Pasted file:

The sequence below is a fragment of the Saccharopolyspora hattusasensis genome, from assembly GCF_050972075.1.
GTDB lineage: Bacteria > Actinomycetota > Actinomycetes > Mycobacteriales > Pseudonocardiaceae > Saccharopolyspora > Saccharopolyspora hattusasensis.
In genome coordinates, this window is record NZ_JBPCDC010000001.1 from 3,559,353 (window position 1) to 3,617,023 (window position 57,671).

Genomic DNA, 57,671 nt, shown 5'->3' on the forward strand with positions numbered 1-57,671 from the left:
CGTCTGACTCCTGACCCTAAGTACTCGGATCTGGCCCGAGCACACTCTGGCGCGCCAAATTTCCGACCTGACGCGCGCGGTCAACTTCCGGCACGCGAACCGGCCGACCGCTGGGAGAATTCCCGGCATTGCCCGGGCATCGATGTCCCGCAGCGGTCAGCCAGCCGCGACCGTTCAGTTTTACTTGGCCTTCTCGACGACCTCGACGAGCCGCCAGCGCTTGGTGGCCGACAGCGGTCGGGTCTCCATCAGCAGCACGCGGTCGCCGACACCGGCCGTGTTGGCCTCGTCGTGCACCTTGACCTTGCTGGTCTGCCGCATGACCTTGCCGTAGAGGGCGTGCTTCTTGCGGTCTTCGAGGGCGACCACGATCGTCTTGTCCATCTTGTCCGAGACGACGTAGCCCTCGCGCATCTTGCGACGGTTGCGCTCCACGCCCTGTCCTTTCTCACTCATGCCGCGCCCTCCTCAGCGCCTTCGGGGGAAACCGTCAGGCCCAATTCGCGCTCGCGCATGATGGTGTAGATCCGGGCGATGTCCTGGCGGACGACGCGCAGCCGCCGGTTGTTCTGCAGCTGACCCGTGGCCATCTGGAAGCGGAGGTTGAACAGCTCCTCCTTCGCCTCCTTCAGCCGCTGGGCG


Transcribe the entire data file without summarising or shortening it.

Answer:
The sequence below is a fragment of the Saccharopolyspora hattusasensis genome, from assembly GCF_050972075.1.
GTDB lineage: Bacteria > Actinomycetota > Actinomycetes > Mycobacteriales > Pseudonocardiaceae > Saccharopolyspora > Saccharopolyspora hattusasensis.
In genome coordinates, this window is record NZ_JBPCDC010000001.1 from 3,559,353 (window position 1) to 3,617,023 (window position 57,671).

Genomic DNA, 57,671 nt, shown 5'->3' on the forward strand with positions numbered 1-57,671 from the left:
CGTCTGACTCCTGACCCTAAGTACTCGGATCTGGCCCGAGCACACTCTGGCGCGCCAAATTTCCGACCTGACGCGCGCGGTCAACTTCCGGCACGCGAACCGGCCGACCGCTGGGAGAATTCCCGGCATTGCCCGGGCATCGATGTCCCGCAGCGGTCAGCCAGCCGCGACCGTTCAGTTTTACTTGGCCTTCTCGACGACCTCGACGAGCCGCCAGCGCTTGGTGGCCGACAGCGGTCGGGTCTCCATCAGCAGCACGCGGTCGCCGACACCGGCCGTGTTGGCCTCGTCGTGCACCTTGACCTTGCTGGTCTGCCGCATGACCTTGCCGTAGAGGGCGTGCTTCTTGCGGTCTTCGAGGGCGACCACGATCGTCTTGTCCATCTTGTCCGAGACGACGTAGCCCTCGCGCATCTTGCGACGGTTGCGCTCCACGCCCTGTCCTTTCTCACTCATGCCGCGCCCTCCTCAGCGCCTTCGGGGGAAACCGTCAGGCCCAATTCGCGCTCGCGCATGATGGTGTAGATCCGGGCGATGTCCTGGCGGACGACGCGCAGCCGCCGGTTGTTCTGCAGCTGACCCGTGGCCATCTGGAAGCGGAGGTTGAACAGCTCCTCCTTCGCCTCCTTCAGCCGCTGGGCG